The collar awarded to the winners of the Meilleur Ouvrier de France (Best Craftsman in France) is more than the ultimate recognition for every pastry chef - it is a dream and an obsession. ...
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The collar awarded to the winners of the Meilleur Ouvrier de France (Best Craftsman in France) is more than the ultimate recognition for every pastry chef - it is a dream and an obsession. The 3-day competition includes everything from delicate chocolates to precarious six foot sugar sculptures and requires that the chefs have extraordinary skill, nerves of steel and luck. The film follows Jacquy Pfeiffer, founder of The French Pastry School in Chicago, as he returns to France to compete against 15 of France's leading pastry chefs. The filmmakers were given first time/exclusive access to this high-stakes drama of passion, sacrifice, disappointment and joy in the quest to have President Sarkozy declare them one of the best in France. Written by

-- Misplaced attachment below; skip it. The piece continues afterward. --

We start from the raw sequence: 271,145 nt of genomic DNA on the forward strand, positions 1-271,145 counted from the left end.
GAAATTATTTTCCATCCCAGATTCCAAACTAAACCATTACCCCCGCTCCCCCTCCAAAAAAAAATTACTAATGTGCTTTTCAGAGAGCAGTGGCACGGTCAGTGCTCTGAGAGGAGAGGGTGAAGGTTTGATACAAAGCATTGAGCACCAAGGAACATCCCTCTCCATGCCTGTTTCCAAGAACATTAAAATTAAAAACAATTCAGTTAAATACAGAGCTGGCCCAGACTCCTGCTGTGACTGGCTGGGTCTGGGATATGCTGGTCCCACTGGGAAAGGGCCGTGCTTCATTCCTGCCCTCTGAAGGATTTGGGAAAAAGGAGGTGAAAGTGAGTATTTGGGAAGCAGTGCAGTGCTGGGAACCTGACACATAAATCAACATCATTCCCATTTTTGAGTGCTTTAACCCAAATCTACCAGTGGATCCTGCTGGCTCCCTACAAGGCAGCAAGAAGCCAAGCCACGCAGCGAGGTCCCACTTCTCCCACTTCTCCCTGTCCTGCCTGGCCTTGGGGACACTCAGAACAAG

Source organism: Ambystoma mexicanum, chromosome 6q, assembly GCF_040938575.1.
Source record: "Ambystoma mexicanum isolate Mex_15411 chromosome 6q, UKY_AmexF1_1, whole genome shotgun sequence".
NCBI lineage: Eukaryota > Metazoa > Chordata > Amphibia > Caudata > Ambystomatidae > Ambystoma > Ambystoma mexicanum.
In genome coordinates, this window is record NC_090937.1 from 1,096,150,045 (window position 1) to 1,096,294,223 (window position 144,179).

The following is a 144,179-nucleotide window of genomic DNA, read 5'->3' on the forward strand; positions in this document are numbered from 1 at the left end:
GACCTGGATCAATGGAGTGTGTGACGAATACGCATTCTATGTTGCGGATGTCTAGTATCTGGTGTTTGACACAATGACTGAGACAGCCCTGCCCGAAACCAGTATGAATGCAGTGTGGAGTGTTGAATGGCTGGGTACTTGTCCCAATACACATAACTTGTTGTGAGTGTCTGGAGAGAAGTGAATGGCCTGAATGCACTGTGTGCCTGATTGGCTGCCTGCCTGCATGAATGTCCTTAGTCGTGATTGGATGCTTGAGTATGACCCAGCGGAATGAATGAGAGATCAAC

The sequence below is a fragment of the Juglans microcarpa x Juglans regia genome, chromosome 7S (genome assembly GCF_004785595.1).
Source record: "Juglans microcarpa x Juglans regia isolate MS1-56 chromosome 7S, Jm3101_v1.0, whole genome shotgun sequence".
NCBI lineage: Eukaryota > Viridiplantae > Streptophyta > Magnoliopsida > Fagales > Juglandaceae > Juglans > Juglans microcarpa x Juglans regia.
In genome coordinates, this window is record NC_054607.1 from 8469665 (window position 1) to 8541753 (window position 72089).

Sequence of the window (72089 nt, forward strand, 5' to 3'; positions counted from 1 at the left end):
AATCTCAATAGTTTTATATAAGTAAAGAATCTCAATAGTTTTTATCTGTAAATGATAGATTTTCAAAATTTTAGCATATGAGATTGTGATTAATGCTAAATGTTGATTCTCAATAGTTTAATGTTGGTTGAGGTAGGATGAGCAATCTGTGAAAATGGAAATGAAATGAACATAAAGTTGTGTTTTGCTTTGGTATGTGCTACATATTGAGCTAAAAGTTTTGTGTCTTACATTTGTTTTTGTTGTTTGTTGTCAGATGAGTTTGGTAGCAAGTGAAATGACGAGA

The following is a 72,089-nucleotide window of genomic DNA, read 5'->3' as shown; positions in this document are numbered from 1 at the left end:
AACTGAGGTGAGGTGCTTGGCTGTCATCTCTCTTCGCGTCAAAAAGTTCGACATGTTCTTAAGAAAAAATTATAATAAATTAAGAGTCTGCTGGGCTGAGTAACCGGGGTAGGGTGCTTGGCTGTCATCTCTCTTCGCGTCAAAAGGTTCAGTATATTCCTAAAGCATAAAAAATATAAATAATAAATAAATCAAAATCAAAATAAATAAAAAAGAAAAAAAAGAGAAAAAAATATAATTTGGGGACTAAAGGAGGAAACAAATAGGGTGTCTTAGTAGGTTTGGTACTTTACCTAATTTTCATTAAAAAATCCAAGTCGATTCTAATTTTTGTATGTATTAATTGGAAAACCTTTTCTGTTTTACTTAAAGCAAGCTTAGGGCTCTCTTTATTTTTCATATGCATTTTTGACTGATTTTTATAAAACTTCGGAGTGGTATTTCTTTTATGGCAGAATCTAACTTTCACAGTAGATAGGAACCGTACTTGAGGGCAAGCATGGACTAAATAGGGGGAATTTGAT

My 373rd Review: A light confectionery and a fascinating insight, but not a great documentary
Kings of Pastry is an excellent choice for a documentary - the highest single award in French patisserie, the culinary Everest, the pinnacle of a career, the Olympic Gold for chocolate and sugar. And the skill is astonishing.
Its choice of soundtrack which is very Django and Hot Jazz 5 suits it well - this is a confectionery - a little too sweet, and not enough sweat - we see the huge effort in one sense that is required to become a MOF, but the film is so unobtrusive that it never really gets fully inside the world until the last 30 minutes. Without spoilers, there is an expected twist that lifts the whole documentary.
I would have liked some interviews with past MOFs, or some real detail of the secrets of the patisserie. The clip of French President, Sarkozy, praising the previous MOFs was telling, and something more was required to lift this from good to great.
All in all, pretty, light, and well made - but in the main lacks the depth that would take it from confectionery to main course....
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